• Finally, share your stories both positive and worst-case scenarios. Talk about these and the impacts that each signal may have on your business, on your people, on individuals, environments, governments …etc.

Company teams can create scenarios based on the categories they choose to work with. The teams can then present their scenarios to other groups, fostering cross-departmental collaboration and gaining multiple perspectives. The exercise can be repeated periodically, allowing companies to adapt to new signals of change and remain future-ready planners and strategists.

By creating a range of scenarios that identify potential risks and opportunities, businesses can develop strategic plans that consider different possible outcomes. This enables the company to be better prepared for the future and proactively prepare for different outcomes instead of reacting to events as they unfold. The approach will ensure you maintain a competitive advantage but moreover, you may experience a calming of fear and anxiety in the organization.  So many benefits come from this one exercise but overall is a future-planning exercise to help the organization achieve long-term success.

Image credit: Unsplash

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The AI Apocalypse is Here

3 Reasons You Should Celebrate!

The AI Apocalypse is Here

GUEST POST from Robyn Bolton

Whelp, the apocalypse is upon us. Again.

This time the end of the world is brought to you by AI.

How else do you explain the unending stream of headlines declaring that AI will eliminate jobsdestroy the education system, and rip the heart and soul out of culture and the arts? What more proof do you need of our imminent demise than that AI is as intelligent as a Wharton MBA?

We are doomed!

(Deep breath)

Did you get the panic out of your system? Feel better?


Because AI is also creating incredible opportunities for you, as a leader and innovator, to break through the inertia of the status quo, drive meaningful change, and create enormous value.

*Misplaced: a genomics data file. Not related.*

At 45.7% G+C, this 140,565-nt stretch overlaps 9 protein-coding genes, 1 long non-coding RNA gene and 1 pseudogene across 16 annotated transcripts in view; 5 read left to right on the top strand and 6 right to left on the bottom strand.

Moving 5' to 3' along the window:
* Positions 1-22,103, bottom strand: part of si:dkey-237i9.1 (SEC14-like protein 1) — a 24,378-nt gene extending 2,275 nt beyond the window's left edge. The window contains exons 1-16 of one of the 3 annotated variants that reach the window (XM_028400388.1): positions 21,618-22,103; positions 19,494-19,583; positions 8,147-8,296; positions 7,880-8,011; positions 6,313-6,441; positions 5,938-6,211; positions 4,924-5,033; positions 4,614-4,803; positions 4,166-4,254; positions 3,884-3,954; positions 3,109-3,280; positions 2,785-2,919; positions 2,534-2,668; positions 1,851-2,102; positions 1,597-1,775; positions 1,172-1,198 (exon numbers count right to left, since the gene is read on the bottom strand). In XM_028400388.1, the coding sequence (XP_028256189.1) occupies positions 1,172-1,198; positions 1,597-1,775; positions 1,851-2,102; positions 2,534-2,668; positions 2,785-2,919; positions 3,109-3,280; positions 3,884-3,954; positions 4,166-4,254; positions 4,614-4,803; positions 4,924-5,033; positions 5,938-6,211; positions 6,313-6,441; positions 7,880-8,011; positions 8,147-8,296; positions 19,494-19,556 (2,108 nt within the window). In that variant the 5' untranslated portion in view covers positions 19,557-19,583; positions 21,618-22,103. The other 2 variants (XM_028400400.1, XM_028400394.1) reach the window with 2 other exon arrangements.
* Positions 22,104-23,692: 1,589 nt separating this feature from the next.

Here are just three of the ways AI will help you achieve your innovation goals:

1. Surface and question assumptions

Every company has assumptions that have been held and believed for so long that they hardened into fact. Questioning these assumptions is akin to heresy and done only by people without regard for job security or their professional reputation.

My favorite example of an assumption comes from the NYC public school district whose spokesperson explained the decision to ban ChatGPT by saying, “While the tool may be able to provide quick and easy answers to questions, it does not build critical-thinking and problem-solving skills, which are essential for academic and lifelong success,”

Buried just under the surface of this statement is the assumption that current teaching methods, specifically essays, do build critical thinking and problem-solving skills.

But is that true?

Or have we gotten so used to believing that essays demonstrate critical thinking and problem-solving that we’ve become blind to the fact that most students (yes, even, and maybe especially, the best students) follow the recipe that produces an essay that mirrors teachers’ expectations?

Before ChatGPT, only the bravest teachers questioned the value of essays as a barometer of critical thinking and problem-solving. After ChatGPT, scores of teachers took to Tik Tok and other social media platforms to share how they’re embracing the tool, using it alongside traditional tools like essays, to help their students build skills “essential for academic and lifelong success.”

2. EQ, not IQ, drives success

When all you need to do is type a question into a chatbot, and the world’s knowledge is synthesized and fed back to you in a conversational tone (or any tone you prefer), it’s easier to be the smartest person in the room.

Yes, there will always be a need for deep subject-matter experts, academics, and researchers who can push our knowledge beyond its current frontiers. But most people in most companies don’t need that depth of expertise.

Instead, you need to know enough to evaluate the options in front of you, make intelligent decisions, and communicate those decisions to others in a way that (ideally) inspires them to follow.

It’s that last step that creates an incredible opportunity for you. If facts and knowledge were all people needed to act, we would all be fit, healthy, and have absolutely no bad habits.

For example, the first question I asked ChatGPT was, “Why is it hard for big companies to innovate?” When it finished typing its 7-point answer, I nodded and thought, “Yep, that’s exactly right.”

The same thing happened when I asked the next question, “What should big companies do to be more innovative?”  I burst out laughing when the answer started with “It depends” and then nodded at the rest of its extremely accurate response.

It would be easy (and not entirely untrue) to say that this is the beginning of the end of consultants, but ChatGPT didn’t write anything that wasn’t already written in thousands of articles, books, and research papers.

Change doesn’t happen just because you know the answer. Change happens when you believe the answer and trust the people leading and walking alongside you on the journey.

3. Eliminate the Suck

Years ago, I spoke with Michael. B Jordan, Pixar’s Head of R&D, and he said something I’ll never forget – “Pain is temporary. Suck is forever.”